What movie character do you identify with and why?
I’ve always thought I would play Charlotte Vale in the 1942 classic movie “Now Voyager” starring Bette Davis. Vale grows from a “walking disaster of sheltered neurosis,” at the constant whims of her domineering mother who imprisons her both psychology and physically, to a self -assured woman. In one of her moments of awareness she proclaims:”Don’t ask for the moon—we have the stars.” It is only a bonus that the film inspired Jackie DeShannon to write the song “Bette Davis Eyes” in 1974.
What is the biggest policy challenge facing the United States and how would you fix it?
Economic inequality is one our biggest challenges. Government has implemented policies that are making those at the top very rich, while closing off options for the vast majority of Americans. This is why it matters: Wealth accumulation in a few hands is incompatible with true democracy. I agree with George Packer when he asserts, “inequality hardens society into a class system, imprisoning people in the circumstance of their birth.” This has not always been the case. We can point to a period in our history — the 30 years from the end of World War II through the mid-1970s when the U.S. realized equalizing growth and broadly shared prosperity. But not all groups have benefitted equally.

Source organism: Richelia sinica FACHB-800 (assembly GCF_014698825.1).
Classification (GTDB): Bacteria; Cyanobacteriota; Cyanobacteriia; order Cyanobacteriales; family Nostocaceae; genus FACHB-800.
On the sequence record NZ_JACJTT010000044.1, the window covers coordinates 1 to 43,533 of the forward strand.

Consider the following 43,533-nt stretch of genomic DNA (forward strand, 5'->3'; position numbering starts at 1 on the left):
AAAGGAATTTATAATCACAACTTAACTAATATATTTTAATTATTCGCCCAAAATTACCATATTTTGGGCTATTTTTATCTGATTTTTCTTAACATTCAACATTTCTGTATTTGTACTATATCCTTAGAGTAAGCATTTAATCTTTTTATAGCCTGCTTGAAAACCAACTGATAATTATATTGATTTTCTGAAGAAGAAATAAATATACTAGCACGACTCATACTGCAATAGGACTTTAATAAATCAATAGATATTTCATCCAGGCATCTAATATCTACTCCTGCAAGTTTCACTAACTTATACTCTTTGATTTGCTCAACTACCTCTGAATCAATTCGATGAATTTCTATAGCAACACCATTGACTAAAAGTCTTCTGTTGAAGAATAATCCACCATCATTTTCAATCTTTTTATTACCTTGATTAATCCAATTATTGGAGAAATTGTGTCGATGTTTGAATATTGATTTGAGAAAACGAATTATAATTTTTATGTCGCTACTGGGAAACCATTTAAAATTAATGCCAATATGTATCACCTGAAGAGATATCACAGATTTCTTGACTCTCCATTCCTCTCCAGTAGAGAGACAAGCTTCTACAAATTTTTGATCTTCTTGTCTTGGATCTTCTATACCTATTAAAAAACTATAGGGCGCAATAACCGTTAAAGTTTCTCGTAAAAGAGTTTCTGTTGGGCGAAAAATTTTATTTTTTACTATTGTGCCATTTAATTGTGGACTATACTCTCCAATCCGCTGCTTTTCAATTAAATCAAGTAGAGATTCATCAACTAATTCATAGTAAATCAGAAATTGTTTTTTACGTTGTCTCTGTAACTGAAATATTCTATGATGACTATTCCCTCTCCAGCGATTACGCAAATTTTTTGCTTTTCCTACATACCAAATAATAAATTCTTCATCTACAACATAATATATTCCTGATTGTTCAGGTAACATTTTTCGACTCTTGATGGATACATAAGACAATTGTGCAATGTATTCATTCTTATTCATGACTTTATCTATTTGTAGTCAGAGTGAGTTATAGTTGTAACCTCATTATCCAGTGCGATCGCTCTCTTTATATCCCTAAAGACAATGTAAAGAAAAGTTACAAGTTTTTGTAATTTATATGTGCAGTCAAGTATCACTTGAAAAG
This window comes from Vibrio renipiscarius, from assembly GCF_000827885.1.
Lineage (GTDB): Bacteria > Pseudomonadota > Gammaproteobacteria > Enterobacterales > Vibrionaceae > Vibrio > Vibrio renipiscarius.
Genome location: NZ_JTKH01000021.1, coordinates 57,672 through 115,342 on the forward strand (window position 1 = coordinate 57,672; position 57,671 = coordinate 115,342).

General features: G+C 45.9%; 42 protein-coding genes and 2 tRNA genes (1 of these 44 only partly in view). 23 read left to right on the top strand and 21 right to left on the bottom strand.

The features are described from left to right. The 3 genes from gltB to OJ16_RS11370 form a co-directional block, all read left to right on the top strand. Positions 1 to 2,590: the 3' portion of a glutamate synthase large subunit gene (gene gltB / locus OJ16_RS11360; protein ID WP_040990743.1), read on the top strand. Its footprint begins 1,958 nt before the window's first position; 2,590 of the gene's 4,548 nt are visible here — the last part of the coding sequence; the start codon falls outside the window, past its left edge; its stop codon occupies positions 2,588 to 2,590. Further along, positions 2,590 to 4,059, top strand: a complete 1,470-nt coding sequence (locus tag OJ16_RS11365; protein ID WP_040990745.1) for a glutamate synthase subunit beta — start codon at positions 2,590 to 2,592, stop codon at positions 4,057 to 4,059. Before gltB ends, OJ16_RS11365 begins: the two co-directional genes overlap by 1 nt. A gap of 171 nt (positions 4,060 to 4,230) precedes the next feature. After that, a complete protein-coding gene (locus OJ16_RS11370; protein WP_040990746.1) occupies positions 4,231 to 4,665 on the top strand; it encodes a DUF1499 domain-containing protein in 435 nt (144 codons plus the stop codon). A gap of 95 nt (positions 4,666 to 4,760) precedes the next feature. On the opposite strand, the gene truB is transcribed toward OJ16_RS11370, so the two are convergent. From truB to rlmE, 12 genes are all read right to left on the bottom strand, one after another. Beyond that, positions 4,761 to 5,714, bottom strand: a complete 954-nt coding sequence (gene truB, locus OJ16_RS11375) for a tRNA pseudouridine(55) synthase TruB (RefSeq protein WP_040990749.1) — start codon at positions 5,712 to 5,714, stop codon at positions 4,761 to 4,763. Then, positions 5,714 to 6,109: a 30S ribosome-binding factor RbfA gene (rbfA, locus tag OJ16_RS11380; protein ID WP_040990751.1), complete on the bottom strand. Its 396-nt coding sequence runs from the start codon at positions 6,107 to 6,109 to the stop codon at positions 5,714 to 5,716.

Communities of color have largely been excluded from government policies that have helped families build wealth, contributing to a longstanding racial wealth gap. And the gap is wider than it’s ever been in our nation’s history. The typical family of color now owns a nickel to the white family’s dollar. This is wealth that will not be easily restored in a generation. There is no easy return to “normal.” We should further explore how a true ownership society would narrow economic inequities.
Given that policies and practices caused the racial wealth gap to widen, it follows that it will take large scale, structural solutions to close it. We should concentrate our attention specifically on housing, jobs and tax reform in the short run.
What do you do when you are not saving the world?